The national unemployment rate is disproportionately higher among military veterans. Delaware’s Wilmington University hopes to reduce that number with a job fair and outreach program later this month.
The university will host “Operation Success: Welcome Home” Saturday April 21st from 9:00 a.m. until 1:00 p.m. at its main campus along Route 13 in New Castle.
“Veterans often face a multitude of challenges when seeking employment, whether it’s a lack of higher education, a physical or psychological injury, or inadequate preparation for a post-military career,” Wilmington University Military Affairs Coordinator James Webb said Monday. “‘Operation Success’ was designed to address these challenges.”
Visitors to the event will be able to learn about current job openings, resume writing, job hunting strategies, and about how to put benefits such as the G.I. bill to work for them.
Wilmington University President Dr. Jack Varsalona said an estimated 700 of its students are in the active military, and the university hosted the initial ‘Operation Success’ event last fall.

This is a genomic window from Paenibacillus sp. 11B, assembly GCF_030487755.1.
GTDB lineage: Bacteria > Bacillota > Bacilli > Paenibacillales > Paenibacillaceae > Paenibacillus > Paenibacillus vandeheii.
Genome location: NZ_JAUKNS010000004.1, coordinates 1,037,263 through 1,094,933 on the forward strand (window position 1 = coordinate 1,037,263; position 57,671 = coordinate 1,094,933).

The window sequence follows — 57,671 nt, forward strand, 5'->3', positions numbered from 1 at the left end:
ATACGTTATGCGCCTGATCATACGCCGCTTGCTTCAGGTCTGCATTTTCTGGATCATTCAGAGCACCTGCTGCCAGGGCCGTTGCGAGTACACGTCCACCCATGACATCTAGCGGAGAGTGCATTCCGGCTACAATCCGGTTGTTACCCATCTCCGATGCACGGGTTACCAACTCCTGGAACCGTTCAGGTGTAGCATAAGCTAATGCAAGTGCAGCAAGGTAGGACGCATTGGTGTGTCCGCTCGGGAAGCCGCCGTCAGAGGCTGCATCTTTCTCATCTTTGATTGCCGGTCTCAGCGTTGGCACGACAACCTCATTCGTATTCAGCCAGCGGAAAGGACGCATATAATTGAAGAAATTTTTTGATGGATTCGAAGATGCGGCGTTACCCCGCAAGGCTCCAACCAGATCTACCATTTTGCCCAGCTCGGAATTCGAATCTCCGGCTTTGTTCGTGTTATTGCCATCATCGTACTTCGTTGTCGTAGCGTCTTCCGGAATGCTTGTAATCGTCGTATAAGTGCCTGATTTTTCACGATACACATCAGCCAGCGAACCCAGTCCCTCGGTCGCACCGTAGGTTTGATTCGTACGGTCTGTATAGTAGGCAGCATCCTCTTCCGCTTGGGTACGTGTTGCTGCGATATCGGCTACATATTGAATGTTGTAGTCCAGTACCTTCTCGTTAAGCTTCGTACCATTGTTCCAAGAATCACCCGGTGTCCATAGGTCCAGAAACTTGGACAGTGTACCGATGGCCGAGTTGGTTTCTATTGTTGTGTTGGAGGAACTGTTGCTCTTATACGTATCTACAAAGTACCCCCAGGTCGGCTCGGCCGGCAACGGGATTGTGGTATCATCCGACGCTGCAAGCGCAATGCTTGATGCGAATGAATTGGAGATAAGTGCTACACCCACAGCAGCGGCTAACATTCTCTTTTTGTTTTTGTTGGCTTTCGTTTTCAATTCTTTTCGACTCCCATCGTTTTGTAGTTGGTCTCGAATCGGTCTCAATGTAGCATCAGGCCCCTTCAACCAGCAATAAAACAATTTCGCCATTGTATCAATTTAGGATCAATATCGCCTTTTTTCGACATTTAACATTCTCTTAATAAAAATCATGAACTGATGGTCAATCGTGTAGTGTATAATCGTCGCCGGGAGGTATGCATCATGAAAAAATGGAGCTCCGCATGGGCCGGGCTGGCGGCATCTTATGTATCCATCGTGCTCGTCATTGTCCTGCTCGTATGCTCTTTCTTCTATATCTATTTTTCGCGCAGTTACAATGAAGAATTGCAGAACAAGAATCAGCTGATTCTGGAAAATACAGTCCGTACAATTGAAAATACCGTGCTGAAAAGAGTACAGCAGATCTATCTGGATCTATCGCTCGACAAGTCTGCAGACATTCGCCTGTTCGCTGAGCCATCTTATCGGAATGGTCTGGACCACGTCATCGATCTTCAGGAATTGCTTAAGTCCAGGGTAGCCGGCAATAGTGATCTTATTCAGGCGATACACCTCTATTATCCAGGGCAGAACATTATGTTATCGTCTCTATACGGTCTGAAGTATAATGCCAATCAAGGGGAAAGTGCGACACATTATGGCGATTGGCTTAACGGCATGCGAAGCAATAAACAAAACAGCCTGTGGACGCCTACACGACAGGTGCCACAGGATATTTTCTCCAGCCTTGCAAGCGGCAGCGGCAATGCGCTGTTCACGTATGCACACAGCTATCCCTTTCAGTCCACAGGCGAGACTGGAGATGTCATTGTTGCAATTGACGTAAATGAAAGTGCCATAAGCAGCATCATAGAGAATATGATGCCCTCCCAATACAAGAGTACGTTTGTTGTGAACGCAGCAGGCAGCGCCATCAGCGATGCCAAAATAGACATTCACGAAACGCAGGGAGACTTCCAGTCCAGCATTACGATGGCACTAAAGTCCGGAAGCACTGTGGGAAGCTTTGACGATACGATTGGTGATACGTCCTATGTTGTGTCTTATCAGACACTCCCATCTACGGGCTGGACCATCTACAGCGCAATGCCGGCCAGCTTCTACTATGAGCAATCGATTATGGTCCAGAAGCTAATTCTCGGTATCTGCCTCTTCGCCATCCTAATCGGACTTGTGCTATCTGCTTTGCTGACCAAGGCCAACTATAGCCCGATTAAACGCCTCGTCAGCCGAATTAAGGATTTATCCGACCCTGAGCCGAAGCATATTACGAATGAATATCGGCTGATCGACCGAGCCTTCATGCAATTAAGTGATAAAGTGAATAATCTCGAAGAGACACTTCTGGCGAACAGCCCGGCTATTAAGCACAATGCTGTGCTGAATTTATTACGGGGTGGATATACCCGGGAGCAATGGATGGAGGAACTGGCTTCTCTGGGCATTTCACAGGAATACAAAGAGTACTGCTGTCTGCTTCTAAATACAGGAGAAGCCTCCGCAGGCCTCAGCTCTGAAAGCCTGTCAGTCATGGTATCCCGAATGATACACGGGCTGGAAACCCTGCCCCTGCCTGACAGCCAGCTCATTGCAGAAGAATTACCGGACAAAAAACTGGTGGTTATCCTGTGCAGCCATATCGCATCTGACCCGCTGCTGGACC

“We pride ourselves on helping veterans, because they help us,” Varsalona said.
“The men and women who serve in our armed forces come home with unique skills and tested leadership experience, bringing immense value to the employers who hire them,” U.S. Senator Chris Coons (D.-Del.) added. “After they fought for our freedom overseas, they shouldn’t have to fight even harder to get a job when they return home.”
Coons noted that civilian job fairs that he and other members of the congressional delegation have hosted continue to draw large crowds of job-seekers. The event April 21st is specifically organized for veterans and their families, who can also learn more about support services for military children, health care and mental health resources, family services, and spousal support and employment.
Rahim Banks, a staff sergeant with the Delaware Air National Guard, is a full-time Wilmington University student and is President of the school’s Military Veterans Student Organization. He has managed to continue his education through flexible scheduling and online courses while fulfilling his military obligations.
Banks also believes awareness of the needs of veterans when they return home will continue to grow. “I don’t think this is just a fad,” Banks said. “I think it’s a movement that has started nationally,and is going to continue here at Wilmington University.”